Although the reasons behind having a groundbreaking ceremony in today’s day and age have little to do with religion, the ancient practice has endured over the centuries. Today, groundbreaking ceremonies in the West hold a different purpose. Although celebratory, they serve as a business activity to create interest in a new building project, generate positive press, and celebrate those who played a part in turning a vision into a reality. Perlo Superintendent, Kyncade Hardy, when looking back on a groundbreaking ceremony with JSR Micro, remarks, “It was really special to see the owners, who flew all the way from Japan, joined by representatives from the City of Hillsboro (Oregon) and all the major players of the project. The Head of Operations gave a toast and a great speech, and it was clear how excited everyone was to be there.”
Usually organized by the project developer for a client, modern groundbreaking ceremonies provide an opportunity to highlight how a project will positively impact the community, customers/clients, and employees. People of influence are often elected to deliver a speech, whether it be the founder of the company or a famous politician in the community. These speeches provide a platform to showcase how a company is growing, meeting its mission, and/or planning for the future.
Interestingly, it is still common for groundbreaking ceremonies today to deposit coins into the foundation of the soon-to-be building. Some have even explored using time capsules to hold historical documents related to the location or the project’s journey. However, the most common supplies include shovels and a few hardhats for participants. Shovels, in fact, have transitioned over time to harbor the primary significance of the groundbreaking ceremony. Sometimes, they are painted gold to demonstrate this significance and are meant to be saved for display or as historical artifacts.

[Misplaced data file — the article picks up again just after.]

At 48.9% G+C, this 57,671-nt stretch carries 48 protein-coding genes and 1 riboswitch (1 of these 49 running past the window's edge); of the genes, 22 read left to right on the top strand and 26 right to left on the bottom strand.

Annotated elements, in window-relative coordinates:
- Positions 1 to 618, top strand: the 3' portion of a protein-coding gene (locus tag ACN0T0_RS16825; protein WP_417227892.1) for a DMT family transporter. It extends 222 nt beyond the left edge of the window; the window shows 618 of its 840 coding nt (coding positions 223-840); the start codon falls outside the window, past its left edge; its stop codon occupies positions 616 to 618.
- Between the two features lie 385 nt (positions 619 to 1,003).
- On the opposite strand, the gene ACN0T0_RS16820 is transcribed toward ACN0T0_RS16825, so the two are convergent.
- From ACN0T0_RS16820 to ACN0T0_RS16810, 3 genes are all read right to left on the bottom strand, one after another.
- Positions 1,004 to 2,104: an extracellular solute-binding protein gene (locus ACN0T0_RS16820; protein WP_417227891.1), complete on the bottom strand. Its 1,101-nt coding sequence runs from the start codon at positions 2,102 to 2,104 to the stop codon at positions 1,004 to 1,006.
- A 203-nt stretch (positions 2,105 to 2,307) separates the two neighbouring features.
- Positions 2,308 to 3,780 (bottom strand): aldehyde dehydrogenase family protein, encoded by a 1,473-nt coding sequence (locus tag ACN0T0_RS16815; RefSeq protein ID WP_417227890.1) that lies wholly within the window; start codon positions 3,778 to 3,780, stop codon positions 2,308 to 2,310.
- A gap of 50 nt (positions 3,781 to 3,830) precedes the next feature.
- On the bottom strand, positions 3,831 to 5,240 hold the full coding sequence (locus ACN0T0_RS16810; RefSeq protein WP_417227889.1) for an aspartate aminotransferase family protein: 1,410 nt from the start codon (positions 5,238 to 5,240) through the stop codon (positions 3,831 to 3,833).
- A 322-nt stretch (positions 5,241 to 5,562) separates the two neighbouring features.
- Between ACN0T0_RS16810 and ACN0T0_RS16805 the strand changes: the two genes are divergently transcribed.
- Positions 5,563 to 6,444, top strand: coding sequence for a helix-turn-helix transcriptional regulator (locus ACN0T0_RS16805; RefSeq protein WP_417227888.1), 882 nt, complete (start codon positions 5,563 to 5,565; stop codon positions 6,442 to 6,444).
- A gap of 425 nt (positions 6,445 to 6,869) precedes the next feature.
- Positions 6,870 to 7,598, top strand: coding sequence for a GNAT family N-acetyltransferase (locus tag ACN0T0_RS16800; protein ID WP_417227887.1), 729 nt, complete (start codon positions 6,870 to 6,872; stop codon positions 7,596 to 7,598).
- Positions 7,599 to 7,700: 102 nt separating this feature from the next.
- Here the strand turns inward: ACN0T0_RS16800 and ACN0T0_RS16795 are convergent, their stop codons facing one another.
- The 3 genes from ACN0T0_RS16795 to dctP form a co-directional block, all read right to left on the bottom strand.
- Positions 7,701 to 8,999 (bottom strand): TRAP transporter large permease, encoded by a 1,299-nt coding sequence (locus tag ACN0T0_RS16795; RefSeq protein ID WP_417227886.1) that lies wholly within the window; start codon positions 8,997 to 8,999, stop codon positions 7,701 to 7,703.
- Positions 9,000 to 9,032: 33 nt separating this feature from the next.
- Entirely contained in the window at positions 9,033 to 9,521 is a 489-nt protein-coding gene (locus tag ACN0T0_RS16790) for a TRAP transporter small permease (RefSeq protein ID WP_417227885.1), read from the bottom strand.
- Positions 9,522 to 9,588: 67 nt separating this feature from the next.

The groundbreaking ceremony for the new CIA headquarters took place in May of 1984 and showcases the shovel used by then-President Ronald Reagan, which can be seen here.
Some companies use these ceremonies as a way to show where they came from and the struggles they may have faced to get to where they are today. Perlo Project Engineer Jakob Eisenbeiss and Project Manager Jordan Peterson both had the opportunity to participate in a groundbreaking ceremony for the national company Leupold & Stevens. Eisenbeiss notes that the most important aspect of the ceremony was to “highlight that the company continues to be a local Oregon family-owned and operated business founded over 100 years ago.”